Published on December 8th, 2017 | by Jennifer Gregory2
The Evil We Do and What is Remembered
“The evil that men do lives after them; the good is oft interred with their bones.” – Shakespeare
I was not a terrible mother. I never missed a school event. I made the dioramas. I read with my kids every night. I helped them prepare for no fewer than three competitive spelling bees.
I ran school carnival booths. I made the calls to the principals and superintendents when unjust policies were implemented.
My house was the spot where my son’s friends always came to hang out.
I gave an epic Jackass themed birthday party when my son turned 13 that remains legendary among his friends.
While my ex-husband often wouldn’t get up early on Saturdays, I never missed one of my daughter’s soccer games.
I sharpened two pencils for my son every morning and set them out before he left for school. I put a sticky note of encouragement in my daughter’s lunch each day.
I fought for them against abstinence-only education, ministers eating lunch in school without parental permission, and all the other ways Texas public schools sought to impose on my kids’ rights.
I worked on every college scholarship application with my daughter. I attended every college visit with her.
She and I have been to dozens of Broadway shows together.
I hold onto those memories.
Others, I can’t let go.
Because of my problems with alcohol, I remember a humiliating event where I chased my son trying to get him to try a drink in front of his cousin and friends. I know I got drunk the first day of my daughter’s freshman year and passed out that afternoon.
I began drinking in a dysfunctional manner off and on at age 28. I take responsibility for it. I’ve stupidly driven drunk. I’ve experienced the ire of both of my children in response to my drinking. I’ve spent years sober and spent months in relapses.
Addiction appears in the DSM-V as a disease. I will fight it for the rest of my life, but I live in fear that the evil overtakes the good in the memories of those I love.
My children know I’m sorry. I know they could tell you worse stories.
My mom was the “cool mom.” She was the first one who would stand up for me or any other underdog. She was funny, edgy…My friends all loved her.
Monetarily, I never wanted for anything. I grew up in suburban America. We went on vacations…nothing fancy: Tennessee, Arkansas, New Mexico. I had new school clothes and shoes every year. My mother never missed any event in which I participated.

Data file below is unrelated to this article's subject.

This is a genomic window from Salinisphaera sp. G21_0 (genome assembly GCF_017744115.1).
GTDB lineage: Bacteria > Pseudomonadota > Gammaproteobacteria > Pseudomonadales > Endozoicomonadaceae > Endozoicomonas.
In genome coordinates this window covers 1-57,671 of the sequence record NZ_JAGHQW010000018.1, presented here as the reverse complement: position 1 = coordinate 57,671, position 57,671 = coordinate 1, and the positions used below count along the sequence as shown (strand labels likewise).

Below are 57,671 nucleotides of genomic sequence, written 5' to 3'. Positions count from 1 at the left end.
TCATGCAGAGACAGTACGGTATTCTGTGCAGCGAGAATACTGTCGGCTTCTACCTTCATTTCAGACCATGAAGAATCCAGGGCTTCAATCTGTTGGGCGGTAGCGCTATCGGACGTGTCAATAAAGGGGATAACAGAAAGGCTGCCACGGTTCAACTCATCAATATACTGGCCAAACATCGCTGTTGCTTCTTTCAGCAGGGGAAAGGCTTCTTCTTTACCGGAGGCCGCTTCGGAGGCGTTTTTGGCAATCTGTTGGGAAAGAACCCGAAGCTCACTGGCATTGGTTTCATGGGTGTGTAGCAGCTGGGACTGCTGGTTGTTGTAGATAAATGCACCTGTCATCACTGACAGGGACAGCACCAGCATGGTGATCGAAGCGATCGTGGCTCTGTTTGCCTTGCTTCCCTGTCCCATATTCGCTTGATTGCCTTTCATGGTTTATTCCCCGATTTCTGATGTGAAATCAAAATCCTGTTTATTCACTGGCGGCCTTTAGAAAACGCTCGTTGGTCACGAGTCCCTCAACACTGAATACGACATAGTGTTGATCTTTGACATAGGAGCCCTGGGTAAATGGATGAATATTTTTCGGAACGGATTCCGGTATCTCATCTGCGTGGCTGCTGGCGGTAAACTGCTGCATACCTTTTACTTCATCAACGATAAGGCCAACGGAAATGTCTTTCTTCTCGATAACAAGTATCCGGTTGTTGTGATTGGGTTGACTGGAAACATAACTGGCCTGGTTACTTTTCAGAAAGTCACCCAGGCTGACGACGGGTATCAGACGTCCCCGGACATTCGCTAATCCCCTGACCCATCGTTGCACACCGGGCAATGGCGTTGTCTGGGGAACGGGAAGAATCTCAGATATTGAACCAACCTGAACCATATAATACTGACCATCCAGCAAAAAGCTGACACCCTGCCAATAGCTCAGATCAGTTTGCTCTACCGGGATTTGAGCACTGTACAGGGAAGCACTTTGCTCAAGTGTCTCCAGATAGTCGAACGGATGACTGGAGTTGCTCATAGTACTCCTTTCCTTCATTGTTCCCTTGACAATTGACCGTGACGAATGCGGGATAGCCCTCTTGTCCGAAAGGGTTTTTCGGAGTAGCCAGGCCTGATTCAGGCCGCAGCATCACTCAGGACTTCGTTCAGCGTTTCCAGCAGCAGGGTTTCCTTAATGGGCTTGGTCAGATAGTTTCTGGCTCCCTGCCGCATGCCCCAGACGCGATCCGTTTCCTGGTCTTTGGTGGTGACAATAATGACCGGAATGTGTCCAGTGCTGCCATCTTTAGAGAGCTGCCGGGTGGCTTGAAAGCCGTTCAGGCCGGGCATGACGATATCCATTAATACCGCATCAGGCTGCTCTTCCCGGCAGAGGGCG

I remember the silly songs my mother would sing to me. I sentimentally keep a list of them on my phone. I remember my mother’s laugh. I am remembering the good. I want the good to live on.
Like my own children, I will admit that it’s the “evil” I tend to remember more easily. Even as I sympathize with her, and continue to fight that urge.
My mother would get off work at 5:00 p.m. and disappear. I memorized the phone number of every regular bar she visited, every jail, and every hospital in the area.
She drove drunk, picking up a friend and me from the movie theater, drunkenly yelling out the window. Meanwhile the grease she’d put on the stove to cook chicken at home had caught on fire.
She passed out half-naked in my room was I was 13 and a friend was spending the night. We had to try to drag her to bed. This event occurred after a special night of her hurling pornographic obscenities at a Craig T. Nelson character and a Jim McMahon commercial while watching television with us.
She ran into a dumpster while driving home one night. She called us, but was so drunk she could not explain where she was.
My mother was a good mother.
She was flawed, as I am, as we all are, but she was my biggest ally when I was a child.
I do not want the good of her interred with her bones. I owe her the same that I hope for myself. Let my kids remember the good. Let that be my legacy. Let them remember it more than the bad, if they can. I wish it into the universe.
Throughout my years in sobriety, I met hundreds of mothers who face this challenge every single day. We are a community of women who love our children and understand each other. Reaching out to one another is our key to healing
Each day, even each hour, I make the choice and fight the battle, but I don’t have to do it alone.